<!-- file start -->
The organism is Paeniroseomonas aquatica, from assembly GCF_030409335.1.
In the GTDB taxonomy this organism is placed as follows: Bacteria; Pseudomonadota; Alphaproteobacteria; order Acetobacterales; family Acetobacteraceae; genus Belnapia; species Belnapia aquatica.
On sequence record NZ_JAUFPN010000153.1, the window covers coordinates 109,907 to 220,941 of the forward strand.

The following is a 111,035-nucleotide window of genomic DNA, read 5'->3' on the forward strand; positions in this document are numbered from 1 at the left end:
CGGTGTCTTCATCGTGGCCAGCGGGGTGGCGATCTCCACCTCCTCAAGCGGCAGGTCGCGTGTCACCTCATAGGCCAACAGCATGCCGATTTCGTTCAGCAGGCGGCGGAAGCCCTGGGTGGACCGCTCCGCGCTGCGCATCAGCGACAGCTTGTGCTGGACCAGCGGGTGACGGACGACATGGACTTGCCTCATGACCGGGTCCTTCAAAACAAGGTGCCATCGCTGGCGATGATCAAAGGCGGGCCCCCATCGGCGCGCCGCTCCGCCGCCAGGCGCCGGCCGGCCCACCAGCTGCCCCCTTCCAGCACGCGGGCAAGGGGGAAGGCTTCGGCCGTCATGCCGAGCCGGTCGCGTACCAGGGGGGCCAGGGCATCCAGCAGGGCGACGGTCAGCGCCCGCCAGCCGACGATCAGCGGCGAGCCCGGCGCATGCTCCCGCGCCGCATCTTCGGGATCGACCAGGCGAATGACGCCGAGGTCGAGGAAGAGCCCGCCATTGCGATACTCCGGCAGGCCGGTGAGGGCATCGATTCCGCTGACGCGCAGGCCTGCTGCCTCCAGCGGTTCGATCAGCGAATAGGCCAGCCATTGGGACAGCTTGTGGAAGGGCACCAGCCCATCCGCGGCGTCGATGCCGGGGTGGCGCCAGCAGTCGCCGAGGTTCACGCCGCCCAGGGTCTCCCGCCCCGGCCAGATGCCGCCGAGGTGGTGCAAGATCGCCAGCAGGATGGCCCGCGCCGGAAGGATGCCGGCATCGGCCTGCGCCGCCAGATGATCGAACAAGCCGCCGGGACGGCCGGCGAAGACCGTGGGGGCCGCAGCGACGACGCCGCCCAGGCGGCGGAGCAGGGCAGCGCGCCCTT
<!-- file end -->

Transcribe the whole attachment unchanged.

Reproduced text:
The organism is Paeniroseomonas aquatica, from assembly GCF_030409335.1.
In the GTDB taxonomy this organism is placed as follows: Bacteria; Pseudomonadota; Alphaproteobacteria; order Acetobacterales; family Acetobacteraceae; genus Belnapia; species Belnapia aquatica.
On sequence record NZ_JAUFPN010000153.1, the window covers coordinates 109,907 to 220,941 of the forward strand.

The following is a 111,035-nucleotide window of genomic DNA, read 5'->3' on the forward strand; positions in this document are numbered from 1 at the left end:
CGGTGTCTTCATCGTGGCCAGCGGGGTGGCGATCTCCACCTCCTCAAGCGGCAGGTCGCGTGTCACCTCATAGGCCAACAGCATGCCGATTTCGTTCAGCAGGCGGCGGAAGCCCTGGGTGGACCGCTCCGCGCTGCGCATCAGCGACAGCTTGTGCTGGACCAGCGGGTGACGGACGACATGGACTTGCCTCATGACCGGGTCCTTCAAAACAAGGTGCCATCGCTGGCGATGATCAAAGGCGGGCCCCCATCGGCGCGCCGCTCCGCCGCCAGGCGCCGGCCGGCCCACCAGCTGCCCCCTTCCAGCACGCGGGCAAGGGGGAAGGCTTCGGCCGTCATGCCGAGCCGGTCGCGTACCAGGGGGGCCAGGGCATCCAGCAGGGCGACGGTCAGCGCCCGCCAGCCGACGATCAGCGGCGAGCCCGGCGCATGCTCCCGCGCCGCATCTTCGGGATCGACCAGGCGAATGACGCCGAGGTCGAGGAAGAGCCCGCCATTGCGATACTCCGGCAGGCCGGTGAGGGCATCGATTCCGCTGACGCGCAGGCCTGCTGCCTCCAGCGGTTCGATCAGCGAATAGGCCAGCCATTGGGACAGCTTGTGGAAGGGCACCAGCCCATCCGCGGCGTCGATGCCGGGGTGGCGCCAGCAGTCGCCGAGGTTCACGCCGCCCAGGGTCTCCCGCCCCGGCCAGATGCCGCCGAGGTGGTGCAAGATCGCCAGCAGGATGGCCCGCGCCGGAAGGATGCCGGCATCGGCCTGCGCCGCCAGATGATCGAACAAGCCGCCGGGACGGCCGGCGAAGACCGTGGGGGCCGCAGCGACGACGCCGCCCAGGCGGCGGAGCAGGGCAGCGCGCCCTT